Other technologies seem to want to reinvent the way that we work. Lenovo’s ThinkReality A3 “enterprise smart glasses” connects to a computer or smartphone with a USB cable, then deliver an augmented reality view with up to five virtual displays. The vibe is described as “immersive but not isolating.”
“Conceptually, you can think about what they mean,” said Adam Howes, Lenovo’s Director of Global Product Management for the Thinkpad, in an interview with Digital Trends. “But when our customers put them on, it sent their wheels spinning.”
This year also finds a Dutch startup pursuing its vision of more realistic virtual training. This company showed off a haptic feedback “SenseGlove Nova” glove, promising “compelling vibrotactile feedback” in a flexible material “that enables users to feel shapes, textures, stiffness, impacts and resistance in virtual reality easier than ever before.” Or, to put it more simply: “making digital objects feel real.”
This year’s CES also gave us another glimpse of a future with a flying car. Dubbed the Vertical Takeoff and Landing Drone — or Vertile — it’s being envisioned by America’s single largest automobile manufacturer. “It’s just a computer simulation,” Autoweek pointed out, “but still, flying car!” They rounded up the actual timetables that auto manufactures are projecting before we’ll actually see real flying cars in production — but then add “Since CES is all online this year, maybe a flying car video was more appropriate.”
Autoweek quoted GM Vice President of Global Design, Michael Simcoe, as saying “We are preparing for a world where advances in electric and autonomous technology make personal air travel possible.” The computer simulation envisions a 90-kilowatt-hour battery powering four rotors, which Simcoe said would ultimately offer “a glimpse of what autonomy and Cadillac luxury might look like in the not-too-distant future.”
Meanwhile, Cadillac also touted a “concept car” imagining what a self-driving car might actually look like. Wired called it a “self-driving party van.” Since there’ll be no driver — or even a steering wheel — the car becomes all passenger area — a roomy lounge on wheels where the wrap-around couch is just the beginning. Foreshadowing a world of invisible technologies, CNET noted it’s equipped with “biometric sensors to read passengers’ vital signs. From there, the concept car can adjust the temperature, humidity, lighting and scents pumped into the car.”
“It sounds like knobs and buttons are a thing of the past in this concept, too, with voice and hand-gesture controls baked in to manually change features inside.”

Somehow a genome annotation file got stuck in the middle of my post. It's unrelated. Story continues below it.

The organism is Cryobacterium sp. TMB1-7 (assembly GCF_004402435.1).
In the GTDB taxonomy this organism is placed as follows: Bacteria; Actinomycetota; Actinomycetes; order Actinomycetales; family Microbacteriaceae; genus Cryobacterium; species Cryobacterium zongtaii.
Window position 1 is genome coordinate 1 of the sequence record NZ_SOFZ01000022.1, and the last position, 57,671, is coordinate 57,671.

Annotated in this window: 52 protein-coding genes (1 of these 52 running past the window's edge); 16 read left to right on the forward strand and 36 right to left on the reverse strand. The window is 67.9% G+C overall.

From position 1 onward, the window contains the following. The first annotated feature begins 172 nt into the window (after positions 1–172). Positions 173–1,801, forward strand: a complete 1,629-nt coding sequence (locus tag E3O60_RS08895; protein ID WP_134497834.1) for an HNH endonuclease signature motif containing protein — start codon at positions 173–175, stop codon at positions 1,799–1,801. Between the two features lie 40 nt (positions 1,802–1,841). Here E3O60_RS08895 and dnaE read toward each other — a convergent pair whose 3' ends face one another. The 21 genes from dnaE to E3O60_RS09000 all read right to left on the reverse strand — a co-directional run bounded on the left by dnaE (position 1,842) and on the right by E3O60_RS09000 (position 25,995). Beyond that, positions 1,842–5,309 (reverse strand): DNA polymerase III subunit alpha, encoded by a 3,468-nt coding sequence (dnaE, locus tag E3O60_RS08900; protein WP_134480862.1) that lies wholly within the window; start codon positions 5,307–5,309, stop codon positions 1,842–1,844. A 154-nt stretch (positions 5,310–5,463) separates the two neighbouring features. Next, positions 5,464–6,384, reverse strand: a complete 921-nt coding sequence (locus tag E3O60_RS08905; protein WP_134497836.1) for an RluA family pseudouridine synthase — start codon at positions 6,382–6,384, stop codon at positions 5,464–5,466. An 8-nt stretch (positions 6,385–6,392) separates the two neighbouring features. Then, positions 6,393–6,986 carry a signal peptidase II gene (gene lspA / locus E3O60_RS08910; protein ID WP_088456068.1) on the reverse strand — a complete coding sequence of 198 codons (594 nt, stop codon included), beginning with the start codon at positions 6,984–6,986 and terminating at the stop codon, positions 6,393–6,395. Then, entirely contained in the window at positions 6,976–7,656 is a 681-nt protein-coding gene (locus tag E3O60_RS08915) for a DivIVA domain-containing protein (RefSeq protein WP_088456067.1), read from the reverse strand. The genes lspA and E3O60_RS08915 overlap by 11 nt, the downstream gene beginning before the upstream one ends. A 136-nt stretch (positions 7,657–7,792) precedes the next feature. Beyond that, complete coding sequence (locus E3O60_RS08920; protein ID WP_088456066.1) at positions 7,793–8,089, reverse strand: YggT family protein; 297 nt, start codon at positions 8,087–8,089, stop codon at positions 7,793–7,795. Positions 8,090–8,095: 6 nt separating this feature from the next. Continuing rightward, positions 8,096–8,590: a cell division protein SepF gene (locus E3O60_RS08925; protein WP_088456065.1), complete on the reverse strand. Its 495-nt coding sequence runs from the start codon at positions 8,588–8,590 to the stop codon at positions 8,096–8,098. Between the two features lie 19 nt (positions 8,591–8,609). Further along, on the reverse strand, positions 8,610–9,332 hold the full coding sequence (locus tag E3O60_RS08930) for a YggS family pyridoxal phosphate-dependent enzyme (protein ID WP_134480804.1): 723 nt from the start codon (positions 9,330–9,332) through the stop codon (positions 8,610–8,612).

In perhaps the biggest reveal at CES, Caterpillar unveiled a massive self-driving mining truck that’s almost two stories tall and weighs 284.6 tons, reported CNET. “Touting $2 billion in research and development funds and more than 16,000 active patents, Caterpillar roared into CES’ opening day events with its autonomous mining mega-trucks.”
And the interesting thing about Sono Motors electric car “Sion” is that it’s covered with 248 solar cells. Not only does this extend your battery’s range, it’s also a bidirectional charger, meaning you can also use the solar energy it collects to power your home, or even a campsite or construction site, according to the car’s web page.
But even this high-tech car has a few human-centric quirks. Wired points out “there’s a built-in terrarium full of live moss beneath the 10-inch touchscreen in the center of the dashboard” (adding “Think of it as a copilot you don’t have to feed.”)
In the end, maybe it’s all a reminder that with the inexorable progress of technology and commerce, we’re barreling toward a new future with some strange but exciting possibilities.
Or maybe it’s already here.
- Re-inventing the shape of desktop computers with a 3D printer.
- Remembering the very first cellphone call.
- XPrize offered for the best computer model predicting Covid infections and public health responses.
- Computer History Museum honors the 50th anniversary of the name “Silicon Valley.”
- A Q&A with the newest members of the Jenkins Project Board.
- The problems in building a website offering three-player chess.